The Last Shift review

A good performance from Richard Jenkins can’t save The Last Shift, a languid fast food drama that has aspirations of exploring class and race in middle America, but lacks the tools to effectively do so. Documentary filmmaker Andrew Cohn makes the jump to narrative features here, telling the story of a fast food veteran tasked with training a new hire who possesses a wildly different outlook on life. It has the setup of a heartwarming story in which two mismatched men forge a begrudging respect for each other from their shared experiences in the kitchen, but The Last Shift has no interest in being that kind of movie. Instead, it tries to address some of this country’s biggest and most important issues and bites off far more than it can chew. Read More »

Green Band Trailer

Trailers are an under-appreciated art form insofar that many times they’re seen as vehicles for showing footage, explaining films away, or showing their hand about what moviegoers can expect. Foreign, domestic, independent, big budget: What better way to hone your skills as a thoughtful moviegoer than by deconstructing these little pieces of advertising? This week we track down some missing kids, go back to high school in Indianapolis, go back to boarding school in Ireland, learn to survive as a woman in Afghanistan from an Oscar nominated director, and become a levitating refugee. Read More »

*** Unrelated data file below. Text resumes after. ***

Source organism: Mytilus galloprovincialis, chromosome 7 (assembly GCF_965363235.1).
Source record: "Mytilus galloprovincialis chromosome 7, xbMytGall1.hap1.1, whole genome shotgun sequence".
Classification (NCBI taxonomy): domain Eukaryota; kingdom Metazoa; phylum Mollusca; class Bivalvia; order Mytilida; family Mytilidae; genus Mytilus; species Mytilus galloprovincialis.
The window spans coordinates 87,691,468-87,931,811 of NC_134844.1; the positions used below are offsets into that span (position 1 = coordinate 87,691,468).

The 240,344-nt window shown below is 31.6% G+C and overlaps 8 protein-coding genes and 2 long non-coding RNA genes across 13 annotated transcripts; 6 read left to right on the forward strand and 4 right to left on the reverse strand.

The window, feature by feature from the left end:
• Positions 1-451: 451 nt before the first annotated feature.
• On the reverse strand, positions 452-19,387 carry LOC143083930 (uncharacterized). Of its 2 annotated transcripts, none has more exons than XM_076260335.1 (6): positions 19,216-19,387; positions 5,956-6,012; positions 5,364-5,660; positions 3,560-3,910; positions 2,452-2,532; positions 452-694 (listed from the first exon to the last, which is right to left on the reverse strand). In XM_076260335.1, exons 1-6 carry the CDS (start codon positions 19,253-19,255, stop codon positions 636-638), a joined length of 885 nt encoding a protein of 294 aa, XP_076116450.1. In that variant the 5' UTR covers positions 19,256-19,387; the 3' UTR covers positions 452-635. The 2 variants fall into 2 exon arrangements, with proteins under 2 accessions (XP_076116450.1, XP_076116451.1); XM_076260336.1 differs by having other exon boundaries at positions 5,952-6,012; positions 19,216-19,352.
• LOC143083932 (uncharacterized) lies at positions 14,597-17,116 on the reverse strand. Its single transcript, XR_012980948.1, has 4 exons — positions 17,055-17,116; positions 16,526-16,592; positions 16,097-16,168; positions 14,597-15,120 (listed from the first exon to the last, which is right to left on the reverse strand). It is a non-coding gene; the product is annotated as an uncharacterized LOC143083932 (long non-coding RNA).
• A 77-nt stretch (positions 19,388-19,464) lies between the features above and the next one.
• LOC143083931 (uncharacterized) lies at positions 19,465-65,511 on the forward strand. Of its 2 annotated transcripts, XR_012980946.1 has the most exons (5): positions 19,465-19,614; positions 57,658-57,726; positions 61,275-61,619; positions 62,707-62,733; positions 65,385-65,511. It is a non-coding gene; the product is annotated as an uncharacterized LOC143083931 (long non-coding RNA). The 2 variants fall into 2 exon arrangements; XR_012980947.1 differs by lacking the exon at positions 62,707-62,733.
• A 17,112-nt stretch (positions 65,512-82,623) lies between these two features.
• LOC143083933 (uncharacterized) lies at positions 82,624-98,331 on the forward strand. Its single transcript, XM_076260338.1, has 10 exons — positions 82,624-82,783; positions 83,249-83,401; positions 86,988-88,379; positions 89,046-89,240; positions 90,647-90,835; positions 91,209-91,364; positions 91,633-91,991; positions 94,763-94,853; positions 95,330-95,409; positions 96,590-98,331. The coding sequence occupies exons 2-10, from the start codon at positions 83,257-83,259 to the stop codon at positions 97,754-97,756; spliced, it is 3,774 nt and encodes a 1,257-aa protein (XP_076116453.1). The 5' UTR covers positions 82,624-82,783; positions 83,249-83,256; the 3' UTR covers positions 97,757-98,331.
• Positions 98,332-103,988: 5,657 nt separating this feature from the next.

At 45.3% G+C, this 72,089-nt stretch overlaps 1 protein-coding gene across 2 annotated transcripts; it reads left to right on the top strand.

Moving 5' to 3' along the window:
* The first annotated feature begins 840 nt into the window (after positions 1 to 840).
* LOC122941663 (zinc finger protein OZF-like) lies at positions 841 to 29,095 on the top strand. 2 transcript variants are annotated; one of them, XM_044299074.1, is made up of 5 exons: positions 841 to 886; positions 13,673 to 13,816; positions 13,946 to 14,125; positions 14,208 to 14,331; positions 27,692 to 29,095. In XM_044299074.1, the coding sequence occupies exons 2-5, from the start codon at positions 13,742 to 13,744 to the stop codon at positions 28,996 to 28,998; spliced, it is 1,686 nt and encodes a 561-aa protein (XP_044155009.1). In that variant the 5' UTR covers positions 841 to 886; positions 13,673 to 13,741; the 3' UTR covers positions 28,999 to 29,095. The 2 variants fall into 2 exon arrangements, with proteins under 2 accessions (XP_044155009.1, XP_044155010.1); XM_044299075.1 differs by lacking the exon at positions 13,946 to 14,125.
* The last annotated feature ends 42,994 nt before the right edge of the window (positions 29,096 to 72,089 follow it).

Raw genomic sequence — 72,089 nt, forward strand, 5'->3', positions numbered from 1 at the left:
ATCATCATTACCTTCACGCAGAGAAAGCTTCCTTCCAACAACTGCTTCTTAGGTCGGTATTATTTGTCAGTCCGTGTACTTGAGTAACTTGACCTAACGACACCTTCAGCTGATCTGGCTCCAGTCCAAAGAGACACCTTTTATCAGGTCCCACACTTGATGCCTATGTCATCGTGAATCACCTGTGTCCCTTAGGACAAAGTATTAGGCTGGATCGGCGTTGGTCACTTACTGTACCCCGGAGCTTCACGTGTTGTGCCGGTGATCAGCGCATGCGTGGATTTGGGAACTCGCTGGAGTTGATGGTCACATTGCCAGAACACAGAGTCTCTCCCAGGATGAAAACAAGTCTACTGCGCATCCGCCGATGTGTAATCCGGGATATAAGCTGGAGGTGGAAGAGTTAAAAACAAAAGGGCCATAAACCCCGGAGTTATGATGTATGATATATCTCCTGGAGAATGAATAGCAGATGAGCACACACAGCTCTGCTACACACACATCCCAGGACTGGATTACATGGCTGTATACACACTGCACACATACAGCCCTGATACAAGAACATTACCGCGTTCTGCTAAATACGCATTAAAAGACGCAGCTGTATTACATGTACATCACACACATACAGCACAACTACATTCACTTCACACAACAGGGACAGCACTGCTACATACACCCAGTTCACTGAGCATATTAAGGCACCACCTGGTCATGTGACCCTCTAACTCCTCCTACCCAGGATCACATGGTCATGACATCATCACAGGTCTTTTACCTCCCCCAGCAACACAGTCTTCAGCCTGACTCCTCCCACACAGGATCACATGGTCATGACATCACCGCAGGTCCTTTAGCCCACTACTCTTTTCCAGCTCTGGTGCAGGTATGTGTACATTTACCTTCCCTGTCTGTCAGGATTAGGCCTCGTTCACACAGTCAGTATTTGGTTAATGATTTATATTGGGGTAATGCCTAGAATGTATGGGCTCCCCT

Trailers are an under-appreciated art form insofar that many times they’re seen as vehicles for showing footage, explaining films away, or showing their hand about what moviegoers can expect. Foreign, domestic, independent, big budget: What better way to hone your skills as a thoughtful moviegoer than by deconstructing these little pieces of advertising? This week we ring in the holidays with Tyler Perry, catch an STD, celebrate youth and ineptitude, realize there Aborigines in Canada who were abused as children, get to know Marilyn Monroe a little better, and revisit a rising talent.
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